The Unpredictable Nature of Leadership: Challenges of Ananya Narang’s Journey

“Nobody can ever prepare themselves for a leadership role because there is a new set of challenges every day.” – Ananya Narang
Considering her prior work with numerous founders and in-depth discussions about their entrepreneurial journeys, Ananya had a semblance of what lay ahead. She mentally felt well-prepared, believing she knew the challenges that awaited her. However, life has a knack for throwing curveballs when you least expect it. As a founder, Ananya was in many complex situations in the initial months; the only thing that helped her get through was her perseverance to make a mark for herself. 
“In the leadership role, you don’t only have to deal with your team but also several other stakeholders- clients, ecosystem partners, influencers and what not!” -Ananya Narang
Ananya identifies that the most persistent challenge she grapples with as a founder is the complex task of comprehending diverse individuals within and outside the team. She recognizes that each person possesses a distinct thought process, coping mechanisms for various situations, and unique communication styles. Achieving a balance between her team members, stakeholders, and their distinctive communication styles and work approaches while effectively conveying her perspective in different scenarios stands out as an ongoing struggle that demands continuous adaptation and learning.
“Sometimes, as a leader, keeping track of time becomes very challenging.” -Ananya Narang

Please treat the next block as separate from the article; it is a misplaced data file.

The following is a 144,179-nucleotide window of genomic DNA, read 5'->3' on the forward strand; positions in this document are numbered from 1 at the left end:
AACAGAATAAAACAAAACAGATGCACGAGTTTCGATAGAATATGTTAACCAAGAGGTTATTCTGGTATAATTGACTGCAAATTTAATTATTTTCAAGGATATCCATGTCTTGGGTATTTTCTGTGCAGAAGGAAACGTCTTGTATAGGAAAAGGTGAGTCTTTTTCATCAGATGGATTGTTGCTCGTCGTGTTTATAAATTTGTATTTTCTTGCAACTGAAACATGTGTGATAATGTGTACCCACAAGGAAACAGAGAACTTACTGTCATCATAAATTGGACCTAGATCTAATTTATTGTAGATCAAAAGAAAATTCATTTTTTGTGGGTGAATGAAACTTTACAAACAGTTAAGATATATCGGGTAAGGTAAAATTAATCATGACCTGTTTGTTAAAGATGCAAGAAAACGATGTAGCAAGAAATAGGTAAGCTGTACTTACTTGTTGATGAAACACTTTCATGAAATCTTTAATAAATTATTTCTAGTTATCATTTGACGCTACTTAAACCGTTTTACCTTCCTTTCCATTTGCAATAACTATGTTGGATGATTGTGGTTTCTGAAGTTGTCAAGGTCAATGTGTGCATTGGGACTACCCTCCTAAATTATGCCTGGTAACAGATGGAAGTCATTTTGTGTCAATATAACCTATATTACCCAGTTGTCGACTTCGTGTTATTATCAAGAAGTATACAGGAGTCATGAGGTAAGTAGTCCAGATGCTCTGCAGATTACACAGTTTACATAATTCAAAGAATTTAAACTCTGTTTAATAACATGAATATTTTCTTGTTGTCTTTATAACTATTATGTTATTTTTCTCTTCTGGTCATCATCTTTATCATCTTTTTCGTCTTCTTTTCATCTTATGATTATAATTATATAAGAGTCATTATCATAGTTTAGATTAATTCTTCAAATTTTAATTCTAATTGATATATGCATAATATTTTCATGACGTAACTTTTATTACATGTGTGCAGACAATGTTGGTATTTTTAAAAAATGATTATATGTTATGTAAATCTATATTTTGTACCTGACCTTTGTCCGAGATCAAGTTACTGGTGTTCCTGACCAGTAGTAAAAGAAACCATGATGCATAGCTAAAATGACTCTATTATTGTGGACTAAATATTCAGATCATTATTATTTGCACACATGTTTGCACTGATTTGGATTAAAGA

As a leader, effective time management remains a vital responsibility. This role requires a delicate balance between providing valuable support to team members and ensuring that essential tasks are not incomplete. It’s also crucial to remember that, amid these responsibilities, leaders must also prioritize and manage their personal lives. Disrupting the equilibrium can have far-reaching effects on a leader’s personal and professional life. To manage time effectively, Ananya has shared a few tips she follows to remain productive and on time.
“One of the most undermined assets is calendar blocking.” -Ananya Narang
Ananya advocates a proactive approach to time management for fellow founders and leaders. Her advice centers on maintaining a meticulous calendar and planning daily to maximize productivity. Even for a brief 10-minute call, she stresses the importance of scheduling it beforehand. This practice ensures that both parties are well-prepared, minimizing the likelihood of missed calls or disorganized meetings. Additionally, Ananya employs a strategic approach to managing her time. She begins her day by tackling the toughest calls and addressing the most significant challenges head-on. This proactive stance allows her to confront critical issues as the day’s first task, ensuring a focused and clear mindset. Throughout her day, she carefully allocates specific time slots to address conversations based on their priority levels. This systematic approach keeps her well-informed about her team members’ concerns and critical information and facilitates effective leadership and timely issue resolution. By structuring her day in this manner, she exemplifies a thoughtful and organized leadership style, ensuring that her team’s needs and commitments receive the attention they deserve.

Ananya’s Top 3 Strategies for Building Long-term Vision in a Team  

Ananya is a leader who refrains from micromanaging. Her leadership style revolves around illuminating the impact of her team’s work, ensuring they comprehend the “why” behind their tasks, and presenting the bigger picture. Rather than controlling every detail, she empowers her team by fostering understanding and a sense of purpose. But she also understands showing the bigger picture is easier said than done. She has shared a few steps that helped her open up this broader view to her team.